“Vitamin E” is an umbrella term for a group of eight fat-soluble compounds that are found in a wide variety of whole foods. These compounds, of which alpha-Tocopherol is the most biologically active, have a large number of functions in the body. This article takes a closer look at those functions and provides information on how much of the vitamin our bodies need daily.
Like vitamins A and C, vitamin E is an important antioxidant whose primary role in the body is to scavenge free radicals. Free radicals (which are produced by air and water pollution, cigarette smoke, radiation and the consumption of processed foods) are rogue atoms or atomic groups that have lost at least one electron, forcing them to steal electrons from neighboring molecules in the hope of stabilizing themselves. Unsurprisingly, this causes havoc in the body. In fact, unchecked free radical activity is a leading cause of accelerated aging as well as degenerative diseases like cancer, arthritis, Alzheimer’s disease and cataracts. Since vitamin E can neutralize these free radicals, it can help prevent these serious diseases while ensuring that our skin remains smooth and radiant (this is why vitamin E is added to so many skin care products).
Boosts the cardiovascular system
Vitamin E plays large number of roles in our cardiovascular systems. Firstly, it aids red blood cell formation, ensuring that our tissues receive enough oxygen (which, in turn, guards us from anemia). Secondly, it thins the blood by widening our blood vessels, preventing our platelets from clumping together and creating clots. Thirdly, it prevents “bad” LDL cholesterol from being oxidized, which prevents clogged arteries. For these reasons, high levels of vitamin E in the body have been linked to reductions in non-fatal heart attacks and strokes in subjects. Vitamin E is also shown to reduce complications relating to diabetes.
Maintains cell function
Like most other vitamins, especially the B vitamins, vitamin E helps maintain cell function. For example, vitamin E can aid cell differentiation — a process of turning generic cells into the specific types of cells our bodies need, resulting in improved cell communication. Of course, proper cell communication is essential if we want our bodies to maintain proper immune function, heal damaged tissues and perform countless other tasks correctly. Additionally, vitamin E is associated with gene regulation, meaning it helps moderate the performance and production of certain enzymes, proteins and hormones in our bodies.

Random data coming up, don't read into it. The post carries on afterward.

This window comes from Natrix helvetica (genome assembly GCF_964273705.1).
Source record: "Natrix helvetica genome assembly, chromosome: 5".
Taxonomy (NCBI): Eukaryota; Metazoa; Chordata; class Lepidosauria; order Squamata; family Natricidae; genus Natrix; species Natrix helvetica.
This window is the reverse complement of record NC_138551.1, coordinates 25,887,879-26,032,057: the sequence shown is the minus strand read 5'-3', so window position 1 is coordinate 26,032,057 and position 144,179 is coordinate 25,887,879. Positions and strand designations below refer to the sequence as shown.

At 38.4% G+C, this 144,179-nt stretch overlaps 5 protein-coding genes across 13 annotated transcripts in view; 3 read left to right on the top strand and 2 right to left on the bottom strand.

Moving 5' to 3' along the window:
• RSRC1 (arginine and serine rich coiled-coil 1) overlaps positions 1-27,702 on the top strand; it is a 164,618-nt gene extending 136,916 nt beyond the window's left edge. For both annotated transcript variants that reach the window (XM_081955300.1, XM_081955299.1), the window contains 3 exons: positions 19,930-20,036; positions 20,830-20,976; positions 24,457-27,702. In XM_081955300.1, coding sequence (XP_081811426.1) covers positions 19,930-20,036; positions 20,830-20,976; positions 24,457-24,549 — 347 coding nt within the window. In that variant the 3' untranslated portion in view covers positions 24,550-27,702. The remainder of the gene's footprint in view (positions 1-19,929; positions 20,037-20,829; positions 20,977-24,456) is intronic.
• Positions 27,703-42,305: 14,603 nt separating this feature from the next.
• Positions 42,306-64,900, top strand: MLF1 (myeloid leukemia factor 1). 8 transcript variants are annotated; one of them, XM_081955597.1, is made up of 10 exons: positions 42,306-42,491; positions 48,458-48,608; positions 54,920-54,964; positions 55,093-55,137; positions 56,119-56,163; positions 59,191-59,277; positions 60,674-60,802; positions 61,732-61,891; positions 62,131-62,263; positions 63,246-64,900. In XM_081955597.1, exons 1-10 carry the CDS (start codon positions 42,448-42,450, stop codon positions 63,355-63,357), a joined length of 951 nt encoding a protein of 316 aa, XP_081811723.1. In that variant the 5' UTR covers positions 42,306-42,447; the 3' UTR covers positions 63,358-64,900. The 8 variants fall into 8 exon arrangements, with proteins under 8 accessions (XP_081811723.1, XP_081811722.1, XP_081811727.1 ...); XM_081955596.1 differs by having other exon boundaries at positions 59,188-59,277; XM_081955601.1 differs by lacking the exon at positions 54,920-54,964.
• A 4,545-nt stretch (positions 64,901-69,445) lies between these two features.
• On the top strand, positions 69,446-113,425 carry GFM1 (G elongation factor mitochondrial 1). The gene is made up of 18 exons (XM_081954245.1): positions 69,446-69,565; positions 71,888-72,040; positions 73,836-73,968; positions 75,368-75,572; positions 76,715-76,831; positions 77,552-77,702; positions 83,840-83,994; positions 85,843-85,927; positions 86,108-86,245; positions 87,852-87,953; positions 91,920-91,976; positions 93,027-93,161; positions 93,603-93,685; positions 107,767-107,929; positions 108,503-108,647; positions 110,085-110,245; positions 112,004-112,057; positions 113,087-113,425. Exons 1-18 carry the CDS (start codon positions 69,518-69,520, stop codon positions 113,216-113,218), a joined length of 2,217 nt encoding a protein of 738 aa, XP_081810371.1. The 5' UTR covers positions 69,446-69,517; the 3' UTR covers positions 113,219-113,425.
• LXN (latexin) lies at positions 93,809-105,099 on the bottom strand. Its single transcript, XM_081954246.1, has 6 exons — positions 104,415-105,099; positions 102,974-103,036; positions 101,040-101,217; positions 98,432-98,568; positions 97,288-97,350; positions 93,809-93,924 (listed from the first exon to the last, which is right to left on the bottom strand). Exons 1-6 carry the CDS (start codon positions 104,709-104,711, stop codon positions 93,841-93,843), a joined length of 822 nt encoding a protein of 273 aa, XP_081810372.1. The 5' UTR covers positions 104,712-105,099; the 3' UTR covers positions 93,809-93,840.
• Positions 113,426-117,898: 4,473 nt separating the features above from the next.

How much vitamin E do we need?
According to official sources, the recommended daily intake of vitamin E is 15 milligrams (22.4 international units) for men and women above the age of 14. The highest safe levels of vitamin E for adults is 1,500 international units per day for natural (i.e. food-based) forms of vitamin E, and 1,000 international units per day for synthetic forms of vitamin E. Exceeding these levels might result in excessive bleeding stemming from the vitamin’s anticoagulant effects.
Vitamin E deficiencies are not something most of us need to worry about since a large number of foods contain it. That said, especially good sources of the vitamin include wheat germ oil, sunflower seeds, almonds, safflower oil, hazelnuts, peanuts, spinach and broccoli.
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